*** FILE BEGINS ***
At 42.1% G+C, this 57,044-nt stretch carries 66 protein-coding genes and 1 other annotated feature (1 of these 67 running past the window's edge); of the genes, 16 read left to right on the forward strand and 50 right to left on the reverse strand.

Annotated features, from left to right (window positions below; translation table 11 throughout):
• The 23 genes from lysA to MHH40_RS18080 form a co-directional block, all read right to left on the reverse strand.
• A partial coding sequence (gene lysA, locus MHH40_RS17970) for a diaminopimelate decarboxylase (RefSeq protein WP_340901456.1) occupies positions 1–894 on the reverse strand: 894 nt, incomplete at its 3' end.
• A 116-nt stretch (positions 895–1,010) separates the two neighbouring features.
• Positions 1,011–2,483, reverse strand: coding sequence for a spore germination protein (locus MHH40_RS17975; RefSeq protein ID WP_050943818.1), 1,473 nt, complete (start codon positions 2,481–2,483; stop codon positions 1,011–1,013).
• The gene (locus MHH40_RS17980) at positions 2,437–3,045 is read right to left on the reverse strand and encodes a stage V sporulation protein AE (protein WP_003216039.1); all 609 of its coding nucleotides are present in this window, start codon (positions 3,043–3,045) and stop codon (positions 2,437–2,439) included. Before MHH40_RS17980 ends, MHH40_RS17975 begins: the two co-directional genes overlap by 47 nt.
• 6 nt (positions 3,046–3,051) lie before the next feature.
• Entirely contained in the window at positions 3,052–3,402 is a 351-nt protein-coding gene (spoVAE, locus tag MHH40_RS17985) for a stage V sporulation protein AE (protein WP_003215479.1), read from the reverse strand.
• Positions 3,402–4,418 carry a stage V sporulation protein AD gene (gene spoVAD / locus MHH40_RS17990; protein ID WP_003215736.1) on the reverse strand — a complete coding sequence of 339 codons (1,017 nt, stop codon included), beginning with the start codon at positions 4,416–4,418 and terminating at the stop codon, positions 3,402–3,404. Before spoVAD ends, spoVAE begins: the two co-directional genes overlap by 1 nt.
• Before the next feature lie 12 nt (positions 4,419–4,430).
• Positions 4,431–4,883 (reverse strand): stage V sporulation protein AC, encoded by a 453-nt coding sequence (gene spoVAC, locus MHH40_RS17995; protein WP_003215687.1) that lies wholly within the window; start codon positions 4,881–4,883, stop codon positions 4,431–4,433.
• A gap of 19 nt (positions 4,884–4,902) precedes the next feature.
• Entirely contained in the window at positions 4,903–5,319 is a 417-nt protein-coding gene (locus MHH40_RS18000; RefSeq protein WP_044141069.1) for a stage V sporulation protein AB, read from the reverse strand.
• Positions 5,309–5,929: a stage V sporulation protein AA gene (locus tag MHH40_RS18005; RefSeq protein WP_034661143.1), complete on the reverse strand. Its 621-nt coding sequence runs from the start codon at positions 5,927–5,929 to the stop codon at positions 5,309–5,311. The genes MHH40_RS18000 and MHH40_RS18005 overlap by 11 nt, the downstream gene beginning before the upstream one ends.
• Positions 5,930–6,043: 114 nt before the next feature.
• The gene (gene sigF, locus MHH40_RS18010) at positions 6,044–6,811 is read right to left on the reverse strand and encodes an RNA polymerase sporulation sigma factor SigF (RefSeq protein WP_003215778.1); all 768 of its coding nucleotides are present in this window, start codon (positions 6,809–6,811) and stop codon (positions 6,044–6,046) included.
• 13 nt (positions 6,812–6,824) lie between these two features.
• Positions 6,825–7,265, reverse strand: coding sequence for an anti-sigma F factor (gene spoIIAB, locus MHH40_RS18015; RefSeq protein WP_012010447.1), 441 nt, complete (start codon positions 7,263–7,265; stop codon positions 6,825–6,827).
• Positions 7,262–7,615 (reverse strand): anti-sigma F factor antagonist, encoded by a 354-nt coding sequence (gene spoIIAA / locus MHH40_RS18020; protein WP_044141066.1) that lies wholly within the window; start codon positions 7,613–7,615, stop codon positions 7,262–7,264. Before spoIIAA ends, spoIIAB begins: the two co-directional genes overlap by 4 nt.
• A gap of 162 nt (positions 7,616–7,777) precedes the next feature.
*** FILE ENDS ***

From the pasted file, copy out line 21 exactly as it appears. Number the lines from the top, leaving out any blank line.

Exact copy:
• A gap of 162 nt (positions 7,616–7,777) precedes the next feature.